Psionics

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G. K. Chesterton

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Maybe all that's needed to produce supermen is unleashing a latent talent.  After all, if we only use 15% of our brains, 10% of our spleens, 3.72% of our livers, and 0.0001% of that bit of skin on the back of our elbows, who knows what we could do if we could attain our full potential.  

We might be able to work magic, fly on broomsticks, read minds, and prophesise the future.    Sorry,  I meant to say we might develop ESP, telekinesis, telepathy, and precognition.   Words are so important, you know.  

Rhine cards opening jacks or better.It's amazing how a veneer of science will take something that is patent nonsense and push it into the realm of believability for even the most intelligent of people.  Say that the dmon Asathoth is in your command and brings the secrets of the world to your ear and people think you're a loony.  Tell them that your powers of clairvoyance allows you to know what cards are lying on the table and scientists will start studying you--- on a government grant, no less. 

That's basically what happened when Prof. Rhine of Duke university started his studies of ESP in the 1930s.  By the 1950s there was more than one serious thinker who believed that ESP was going to be the next big thing once atomic energy was nailed down and some claimed it already was the big thing.  Many universities, sensing grant money, got into studying the "paranormal," and some of the odder corners of the CIA and KGB looked into the possibility that there might be a psychic shortcut to the other side's secrets.   John W. Campbell, never one to be afraid to grab a ball and run with it, even came up with a name: psionics.

Crude schematic for an Hieronymous Machine

Short for "psychic electronics," Campbell was certain that man was on the verge of making psychic powers as tractable and predictable as an electric circuit.  And he wasn't just being metaphorical.  Campbell, in one of his keen moods, got excited over one Thomas Galen Hieronymus's Type One Psionics Machine.  This device was supposed to allow you detect "eloptic radiation"  by twiddling a knob on the device while stroking a plastic plate until it felt "sticky."  Not surprisingly, this rather subjective machine had results that varied with whether one believed in the machine or not.  Neither was it surprising that Campbell went around hailing it as a tremendous scientific breakthrough that would astonish the world.    What did raise some eyebrows was when Campbell declared that the machine worked perfectly well when its working bits were removed and that one could even use the schematic diagram as a substitute!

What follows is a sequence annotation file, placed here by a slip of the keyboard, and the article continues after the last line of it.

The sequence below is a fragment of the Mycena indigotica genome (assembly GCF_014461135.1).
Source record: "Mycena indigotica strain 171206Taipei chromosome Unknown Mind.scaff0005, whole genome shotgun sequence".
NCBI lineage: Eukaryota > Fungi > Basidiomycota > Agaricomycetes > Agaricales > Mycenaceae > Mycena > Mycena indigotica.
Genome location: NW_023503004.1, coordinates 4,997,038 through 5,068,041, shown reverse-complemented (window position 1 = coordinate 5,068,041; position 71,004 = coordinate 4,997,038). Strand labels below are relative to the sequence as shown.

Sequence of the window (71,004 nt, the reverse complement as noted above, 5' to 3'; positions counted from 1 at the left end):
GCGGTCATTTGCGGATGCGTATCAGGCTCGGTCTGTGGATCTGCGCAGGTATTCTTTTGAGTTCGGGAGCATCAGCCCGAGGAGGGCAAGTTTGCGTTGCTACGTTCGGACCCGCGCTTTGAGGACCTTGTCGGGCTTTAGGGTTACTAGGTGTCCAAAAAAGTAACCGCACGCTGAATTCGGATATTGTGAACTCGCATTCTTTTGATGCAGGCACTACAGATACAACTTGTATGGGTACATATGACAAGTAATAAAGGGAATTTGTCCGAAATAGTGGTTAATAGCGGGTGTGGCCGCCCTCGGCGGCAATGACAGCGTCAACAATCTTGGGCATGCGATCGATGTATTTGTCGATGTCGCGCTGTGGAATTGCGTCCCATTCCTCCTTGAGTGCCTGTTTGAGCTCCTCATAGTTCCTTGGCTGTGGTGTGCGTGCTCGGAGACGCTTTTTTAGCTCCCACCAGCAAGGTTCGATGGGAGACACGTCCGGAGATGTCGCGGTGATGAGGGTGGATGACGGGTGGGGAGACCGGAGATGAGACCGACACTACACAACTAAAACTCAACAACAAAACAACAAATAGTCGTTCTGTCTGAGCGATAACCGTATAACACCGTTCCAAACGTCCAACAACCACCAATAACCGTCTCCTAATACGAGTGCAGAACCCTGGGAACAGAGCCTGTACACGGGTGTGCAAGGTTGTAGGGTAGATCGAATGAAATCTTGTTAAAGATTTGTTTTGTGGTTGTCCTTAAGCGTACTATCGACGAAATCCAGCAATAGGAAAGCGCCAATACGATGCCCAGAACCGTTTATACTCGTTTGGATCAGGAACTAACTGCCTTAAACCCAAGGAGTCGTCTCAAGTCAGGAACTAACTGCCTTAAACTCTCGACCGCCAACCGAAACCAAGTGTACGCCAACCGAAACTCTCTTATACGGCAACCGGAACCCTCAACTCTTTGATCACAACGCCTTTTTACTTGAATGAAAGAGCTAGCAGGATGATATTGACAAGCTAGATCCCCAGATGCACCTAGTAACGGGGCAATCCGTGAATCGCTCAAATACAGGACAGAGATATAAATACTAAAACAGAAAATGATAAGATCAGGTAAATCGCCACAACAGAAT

Be that as it may, Campbell's Astounding ( and later renamed Analog) magazine was top heavy with articles and stories about psionics and psychic powers to the point where it began to read like a technological Harry Potter book. 

Even today sci-fi has a warm spot for the telepath, as it remains a wonderful metaphor for the misunderstood adolescent, but the universities and spy agencies that once funded research into ESP soon lost interest and the psychics went off to populate 900 numbers on late night television commercials. 

Meanwhile, physicists, always a polite bunch, kept a tactful silence about the conservation of energy and other awkward little hurdles that the psionic enthusiasts were never able to quite clear. 

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